I want to ask about the casting of Joe’s son because, especially if you’re going out to cast an actor with a specific medical condition in mind, I’m curious what the process of that was like.
FRIEND: Yeah, the studio was great. The very first casting concept meeting, we brought up that it was important for us to cast it with proper representation, not to just cast some young actor out of Hollywood and teach them to use a wheelchair. We wanted to find a disabled actor and so we wrote up some sides and we just kind of did a national search by sending them to the SMA community that I’m a part of, to the Muscular Dystrophy Association. And the casting people went even further than that. Our consultant, Shane Burcaw, helped get the word out — he’s a disability advocate who has spinal muscular atrophy as well.
And the technology has made it such that people with this, their parents, it was just like, “Hey, point this at your child and have them read the thing and then email it to us. It’s that easy now.” And so we got dozens of submissions. Scores. It’s really from all over the country and all from people who had not acted before, including John Gluck who got the role and who is beyond amazing, beyond our wildest dreams, of how this could have worked out.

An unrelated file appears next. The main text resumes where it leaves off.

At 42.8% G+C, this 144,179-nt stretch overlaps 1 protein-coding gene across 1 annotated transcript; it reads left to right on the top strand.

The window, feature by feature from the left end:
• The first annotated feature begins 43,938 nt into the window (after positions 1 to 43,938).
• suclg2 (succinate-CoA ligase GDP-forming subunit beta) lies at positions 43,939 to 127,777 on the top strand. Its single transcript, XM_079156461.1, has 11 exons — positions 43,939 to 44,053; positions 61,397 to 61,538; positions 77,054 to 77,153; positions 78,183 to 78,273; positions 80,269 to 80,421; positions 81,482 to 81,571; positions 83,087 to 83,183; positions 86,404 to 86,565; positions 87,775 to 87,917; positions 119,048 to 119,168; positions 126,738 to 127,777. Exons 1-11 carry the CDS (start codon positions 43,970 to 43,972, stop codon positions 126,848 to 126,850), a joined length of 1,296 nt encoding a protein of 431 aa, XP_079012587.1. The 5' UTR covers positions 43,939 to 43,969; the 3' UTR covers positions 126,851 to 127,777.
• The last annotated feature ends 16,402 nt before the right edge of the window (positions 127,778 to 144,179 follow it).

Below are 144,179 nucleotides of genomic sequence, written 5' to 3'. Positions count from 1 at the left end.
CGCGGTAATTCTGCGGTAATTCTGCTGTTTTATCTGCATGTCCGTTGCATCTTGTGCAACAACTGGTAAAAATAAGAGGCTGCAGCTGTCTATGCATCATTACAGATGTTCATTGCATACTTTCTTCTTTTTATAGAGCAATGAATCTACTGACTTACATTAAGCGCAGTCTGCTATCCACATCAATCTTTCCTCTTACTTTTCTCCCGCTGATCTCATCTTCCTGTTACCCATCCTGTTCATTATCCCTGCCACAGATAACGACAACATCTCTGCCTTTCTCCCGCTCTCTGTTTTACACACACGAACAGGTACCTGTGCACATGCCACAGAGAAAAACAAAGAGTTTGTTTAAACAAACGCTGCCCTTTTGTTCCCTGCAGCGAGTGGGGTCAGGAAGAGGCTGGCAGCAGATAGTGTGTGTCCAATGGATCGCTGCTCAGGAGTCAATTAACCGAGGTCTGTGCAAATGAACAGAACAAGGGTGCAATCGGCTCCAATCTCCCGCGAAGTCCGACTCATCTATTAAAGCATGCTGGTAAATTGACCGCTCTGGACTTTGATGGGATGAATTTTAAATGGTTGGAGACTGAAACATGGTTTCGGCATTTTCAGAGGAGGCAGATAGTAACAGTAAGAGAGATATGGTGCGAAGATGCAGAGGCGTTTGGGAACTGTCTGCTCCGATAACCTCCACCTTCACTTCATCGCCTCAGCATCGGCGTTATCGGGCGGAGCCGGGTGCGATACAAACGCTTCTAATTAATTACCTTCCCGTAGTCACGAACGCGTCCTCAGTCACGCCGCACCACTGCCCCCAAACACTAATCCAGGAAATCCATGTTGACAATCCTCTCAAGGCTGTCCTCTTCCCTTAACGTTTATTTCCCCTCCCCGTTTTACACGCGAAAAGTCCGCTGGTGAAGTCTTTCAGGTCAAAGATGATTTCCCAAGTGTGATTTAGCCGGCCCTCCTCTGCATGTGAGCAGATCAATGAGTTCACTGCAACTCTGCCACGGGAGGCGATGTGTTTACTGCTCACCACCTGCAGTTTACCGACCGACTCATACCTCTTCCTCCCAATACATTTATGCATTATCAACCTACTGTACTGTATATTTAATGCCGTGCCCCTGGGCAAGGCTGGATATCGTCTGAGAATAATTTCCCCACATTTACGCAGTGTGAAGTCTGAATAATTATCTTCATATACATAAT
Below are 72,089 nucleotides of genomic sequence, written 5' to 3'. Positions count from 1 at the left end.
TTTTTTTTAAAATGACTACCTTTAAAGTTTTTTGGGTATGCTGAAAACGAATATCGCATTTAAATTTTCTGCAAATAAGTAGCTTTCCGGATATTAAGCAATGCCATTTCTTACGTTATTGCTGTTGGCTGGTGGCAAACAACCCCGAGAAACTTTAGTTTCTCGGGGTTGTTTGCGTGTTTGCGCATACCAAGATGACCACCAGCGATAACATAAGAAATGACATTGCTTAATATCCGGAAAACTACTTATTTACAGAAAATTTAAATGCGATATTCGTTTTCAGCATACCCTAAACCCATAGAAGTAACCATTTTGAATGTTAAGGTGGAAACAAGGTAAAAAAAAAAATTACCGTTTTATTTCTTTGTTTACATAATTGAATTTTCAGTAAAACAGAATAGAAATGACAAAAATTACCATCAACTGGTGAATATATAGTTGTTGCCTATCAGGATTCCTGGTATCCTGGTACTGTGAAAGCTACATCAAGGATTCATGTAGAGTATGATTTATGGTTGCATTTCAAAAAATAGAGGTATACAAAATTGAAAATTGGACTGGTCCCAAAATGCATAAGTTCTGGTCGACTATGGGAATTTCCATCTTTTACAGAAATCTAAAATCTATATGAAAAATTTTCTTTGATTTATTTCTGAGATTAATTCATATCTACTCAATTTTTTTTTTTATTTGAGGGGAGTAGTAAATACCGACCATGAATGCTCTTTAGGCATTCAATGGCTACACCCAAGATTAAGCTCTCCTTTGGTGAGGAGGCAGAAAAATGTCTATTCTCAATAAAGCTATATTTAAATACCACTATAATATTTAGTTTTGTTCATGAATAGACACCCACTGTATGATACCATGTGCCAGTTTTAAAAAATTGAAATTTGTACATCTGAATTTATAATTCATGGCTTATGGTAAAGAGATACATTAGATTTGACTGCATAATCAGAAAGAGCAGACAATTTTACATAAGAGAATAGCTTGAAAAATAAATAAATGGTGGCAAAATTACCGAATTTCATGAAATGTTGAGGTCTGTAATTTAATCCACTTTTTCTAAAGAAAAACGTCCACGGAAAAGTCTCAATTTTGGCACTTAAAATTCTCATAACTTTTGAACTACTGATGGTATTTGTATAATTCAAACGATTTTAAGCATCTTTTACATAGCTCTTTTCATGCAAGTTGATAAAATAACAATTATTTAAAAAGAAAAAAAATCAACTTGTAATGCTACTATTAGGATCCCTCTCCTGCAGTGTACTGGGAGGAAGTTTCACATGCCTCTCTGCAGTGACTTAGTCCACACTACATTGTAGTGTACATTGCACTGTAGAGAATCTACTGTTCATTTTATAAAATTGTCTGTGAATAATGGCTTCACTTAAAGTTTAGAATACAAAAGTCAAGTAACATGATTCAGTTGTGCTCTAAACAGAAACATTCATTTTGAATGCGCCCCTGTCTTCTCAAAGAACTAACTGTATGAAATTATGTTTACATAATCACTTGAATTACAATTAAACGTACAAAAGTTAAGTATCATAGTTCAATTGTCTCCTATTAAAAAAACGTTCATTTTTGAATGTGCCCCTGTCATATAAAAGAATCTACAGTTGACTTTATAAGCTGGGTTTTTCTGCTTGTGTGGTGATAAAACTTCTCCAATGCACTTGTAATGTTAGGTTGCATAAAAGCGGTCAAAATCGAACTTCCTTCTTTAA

John does not have spinal muscular atrophy. He has congenital muscular dystrophy. But nevertheless, having the proper representation, getting to know him, getting to know his family has made it even that much more special.
So of course this is not a genre show. It’s set in the real world. But I feel like inherent in the premise is the potential for genre elements, so I’m very curious — should I shut down all hopes of that happening? Will things stay pretty much in the drama realm, or will things get a little weirder as they go?
LERNER: They’re not going to get particularly weird, certainly in Season 1. It’s a drama in Season 1, a drama about the road not taken and being able to see the road not taken. Whether or not those paths ever converge or, that might be something that interests us down the line. But right now we’re just examining each of those paths in the most grounded, honest way, and seeing where that takes us. And so far, it’s kept our interest as writers without going to that sort of sci-fi place.
FRIEND: Yeah. You never know though.
LERNER: You never know.
FRIEND: Yes, cause a lot of people have asked us that. Especially when we were first pitching it. Well, what’s the thing are we going to find out, it’s like, he’s dreaming all this or he’s in a coma? We don’t want to do any of that, but who knows? For now, yeah, we just want to examine these three different worlds, three different lives.
I mean, it helps that any one of these three shows could easily be its own show.